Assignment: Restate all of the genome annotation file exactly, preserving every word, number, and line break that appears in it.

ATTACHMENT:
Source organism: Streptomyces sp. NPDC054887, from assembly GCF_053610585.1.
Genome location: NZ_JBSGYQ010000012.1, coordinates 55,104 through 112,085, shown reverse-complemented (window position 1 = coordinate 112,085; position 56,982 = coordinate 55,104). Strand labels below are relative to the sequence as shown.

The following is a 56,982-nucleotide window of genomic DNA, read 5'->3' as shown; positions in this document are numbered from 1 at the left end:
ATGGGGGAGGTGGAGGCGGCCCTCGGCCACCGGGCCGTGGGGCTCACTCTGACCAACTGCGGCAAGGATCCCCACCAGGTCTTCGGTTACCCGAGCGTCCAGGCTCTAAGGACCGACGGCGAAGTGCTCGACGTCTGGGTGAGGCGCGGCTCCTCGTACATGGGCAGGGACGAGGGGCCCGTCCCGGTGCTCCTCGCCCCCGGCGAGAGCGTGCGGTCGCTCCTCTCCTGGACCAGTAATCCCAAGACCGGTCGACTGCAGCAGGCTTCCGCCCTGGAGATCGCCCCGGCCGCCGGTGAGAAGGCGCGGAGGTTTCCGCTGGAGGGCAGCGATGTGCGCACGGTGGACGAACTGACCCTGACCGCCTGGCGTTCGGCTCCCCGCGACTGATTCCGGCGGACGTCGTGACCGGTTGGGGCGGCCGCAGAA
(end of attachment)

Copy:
Source organism: Streptomyces sp. NPDC054887, from assembly GCF_053610585.1.
Genome location: NZ_JBSGYQ010000012.1, coordinates 55,104 through 112,085, shown reverse-complemented (window position 1 = coordinate 112,085; position 56,982 = coordinate 55,104). Strand labels below are relative to the sequence as shown.

The following is a 56,982-nucleotide window of genomic DNA, read 5'->3' as shown; positions in this document are numbered from 1 at the left end:
ATGGGGGAGGTGGAGGCGGCCCTCGGCCACCGGGCCGTGGGGCTCACTCTGACCAACTGCGGCAAGGATCCCCACCAGGTCTTCGGTTACCCGAGCGTCCAGGCTCTAAGGACCGACGGCGAAGTGCTCGACGTCTGGGTGAGGCGCGGCTCCTCGTACATGGGCAGGGACGAGGGGCCCGTCCCGGTGCTCCTCGCCCCCGGCGAGAGCGTGCGGTCGCTCCTCTCCTGGACCAGTAATCCCAAGACCGGTCGACTGCAGCAGGCTTCCGCCCTGGAGATCGCCCCGGCCGCCGGTGAGAAGGCGCGGAGGTTTCCGCTGGAGGGCAGCGATGTGCGCACGGTGGACGAACTGACCCTGACCGCCTGGCGTTCGGCTCCCCGCGACTGATTCCGGCGGACGTCGTGACCGGTTGGGGCGGCCGCAGAA